Lecturer, UC Berkeley
Growing up, Georgina Kleege hated Helen Keller; she saw the famous author and activist as a reproach to her own experience as a young blind woman. But she found a new way to relate to Keller later on, writing her a book of letters. Kleege, a lecturer at University of California, Berkeley, offers her Brief but Spectacular take on blindness.
GEORGINA KLEEGE, Lecturer, UC Berkeley: It's a common experience for people with disabilities to feel that they are being stared at or to notice they are being stared at. And in fact, blind people can feel that, too, a kind of collective intake of breath even if nobody says anything, you can tell when you attract attention.
I am legally blind, I became legally blind, I was diagnosed when I was 11. I probably lost my vision gradually over a few years. I remember feeling that I wasn't supposed to feel anything about it, because there wasn't anything anybody could do.
My complicated relationship with Helen Keller came from childhood. She was held up as this role model that she was deaf and blind, but she was always cheerful and she did well in school and you never heard her complain. I took this very personally. I took this as a reproach towards me.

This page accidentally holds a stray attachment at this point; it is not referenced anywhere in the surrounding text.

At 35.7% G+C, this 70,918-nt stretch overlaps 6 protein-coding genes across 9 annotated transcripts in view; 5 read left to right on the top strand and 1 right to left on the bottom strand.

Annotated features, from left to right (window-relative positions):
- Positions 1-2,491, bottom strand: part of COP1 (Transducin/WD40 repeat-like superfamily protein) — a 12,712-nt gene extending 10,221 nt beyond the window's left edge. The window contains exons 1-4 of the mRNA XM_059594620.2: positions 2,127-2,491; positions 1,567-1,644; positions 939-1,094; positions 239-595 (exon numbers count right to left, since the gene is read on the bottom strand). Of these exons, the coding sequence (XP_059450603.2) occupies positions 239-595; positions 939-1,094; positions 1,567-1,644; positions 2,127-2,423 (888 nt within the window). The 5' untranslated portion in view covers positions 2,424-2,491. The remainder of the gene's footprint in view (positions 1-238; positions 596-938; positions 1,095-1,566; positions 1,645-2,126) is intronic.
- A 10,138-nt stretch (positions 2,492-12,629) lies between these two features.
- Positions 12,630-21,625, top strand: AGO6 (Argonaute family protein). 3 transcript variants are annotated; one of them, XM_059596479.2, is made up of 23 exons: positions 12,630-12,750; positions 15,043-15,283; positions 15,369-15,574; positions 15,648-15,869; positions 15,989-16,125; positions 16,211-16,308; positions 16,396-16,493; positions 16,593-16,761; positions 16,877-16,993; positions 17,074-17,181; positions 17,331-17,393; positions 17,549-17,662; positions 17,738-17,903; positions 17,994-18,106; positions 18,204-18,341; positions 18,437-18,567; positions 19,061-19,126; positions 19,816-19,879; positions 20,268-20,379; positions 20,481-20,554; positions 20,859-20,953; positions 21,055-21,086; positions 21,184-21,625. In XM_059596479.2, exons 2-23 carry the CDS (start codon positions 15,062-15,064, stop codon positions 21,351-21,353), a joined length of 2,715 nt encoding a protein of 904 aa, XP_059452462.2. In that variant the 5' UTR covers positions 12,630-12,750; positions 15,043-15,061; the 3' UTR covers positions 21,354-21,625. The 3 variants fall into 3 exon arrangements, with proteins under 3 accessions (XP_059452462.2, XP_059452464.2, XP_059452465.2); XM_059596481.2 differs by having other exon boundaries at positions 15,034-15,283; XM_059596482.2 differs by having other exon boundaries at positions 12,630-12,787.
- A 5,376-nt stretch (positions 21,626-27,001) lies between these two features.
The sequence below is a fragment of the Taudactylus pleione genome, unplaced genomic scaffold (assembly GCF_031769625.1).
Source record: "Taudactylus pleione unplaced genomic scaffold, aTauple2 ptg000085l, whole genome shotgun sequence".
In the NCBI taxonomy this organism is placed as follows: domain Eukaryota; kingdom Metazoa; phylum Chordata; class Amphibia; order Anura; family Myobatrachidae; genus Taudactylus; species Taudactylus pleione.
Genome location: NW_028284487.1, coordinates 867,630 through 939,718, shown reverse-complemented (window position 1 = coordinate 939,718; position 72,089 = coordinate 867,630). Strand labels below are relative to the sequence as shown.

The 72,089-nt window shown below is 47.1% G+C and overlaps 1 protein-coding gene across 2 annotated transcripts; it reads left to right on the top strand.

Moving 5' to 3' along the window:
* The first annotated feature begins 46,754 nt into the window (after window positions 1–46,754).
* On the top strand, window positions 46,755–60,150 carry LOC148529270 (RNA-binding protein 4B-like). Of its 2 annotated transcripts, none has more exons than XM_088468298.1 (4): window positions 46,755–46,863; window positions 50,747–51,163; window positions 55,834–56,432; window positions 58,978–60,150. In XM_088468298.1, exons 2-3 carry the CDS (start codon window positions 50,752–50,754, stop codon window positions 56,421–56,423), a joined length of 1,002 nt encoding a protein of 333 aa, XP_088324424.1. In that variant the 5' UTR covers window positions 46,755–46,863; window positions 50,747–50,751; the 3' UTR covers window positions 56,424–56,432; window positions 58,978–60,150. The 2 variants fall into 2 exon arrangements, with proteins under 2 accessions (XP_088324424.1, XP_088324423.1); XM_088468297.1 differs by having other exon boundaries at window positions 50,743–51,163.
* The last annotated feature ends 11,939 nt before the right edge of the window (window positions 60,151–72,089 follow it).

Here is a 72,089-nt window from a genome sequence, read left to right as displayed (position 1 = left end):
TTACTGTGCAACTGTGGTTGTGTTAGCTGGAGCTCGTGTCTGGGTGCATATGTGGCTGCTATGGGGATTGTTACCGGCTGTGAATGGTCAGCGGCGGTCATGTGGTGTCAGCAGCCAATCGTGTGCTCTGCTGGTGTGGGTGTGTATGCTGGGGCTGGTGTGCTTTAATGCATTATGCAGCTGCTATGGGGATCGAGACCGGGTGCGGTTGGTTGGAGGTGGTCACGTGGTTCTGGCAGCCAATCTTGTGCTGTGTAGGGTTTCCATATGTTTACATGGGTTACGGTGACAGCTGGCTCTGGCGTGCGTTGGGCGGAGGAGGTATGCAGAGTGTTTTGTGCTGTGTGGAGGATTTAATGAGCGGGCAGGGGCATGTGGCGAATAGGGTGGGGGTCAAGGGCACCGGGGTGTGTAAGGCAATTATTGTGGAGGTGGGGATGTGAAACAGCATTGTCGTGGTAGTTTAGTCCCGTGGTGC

So I hated Helen Keller and I loved Helen Keller jokes and I, you know, told them with relish in the schoolyard. I started to wonder if I had been unfair to Helen Keller when I was a child. I ended up writing a book about her, which is a series of letters by me, to her, and she doesn't write back because she's dead. It's basically me asking questions about different moments in her life and calling her out and asking her to explain herself. And so, it was a way for me to enter her life imaginatively.
I tell my students all the time that they should tell their friends not to text while walking because I am always bumping into people who are texting while walking. And then they make themselves a hazard to blind people, because I am counting on all the other pedestrians to pay attention, to see me coming and to get out of my way.
I think there is still discrimination in all sorts of arenas. There's problems with access to Web sites and electronic media and so on and so forth, captioning, audio description. The technology exists, people know how to do this, but it's not as if everything is made accessible.
The problem is that people's understanding of blindness is very limited. There's the sort of joke scenario of a blind person coming to an intersection and somebody grabbing their arm and leading them across the street when in fact they wanted to go in a different direction. That's never happened to me and I think part of it is jus that I tend to look like I know where I'm going.
MALE: I would agree with that.
GEORGINA KLEEGE: My name is Georgina Kleege and this is my brief but spectacular take on blindness.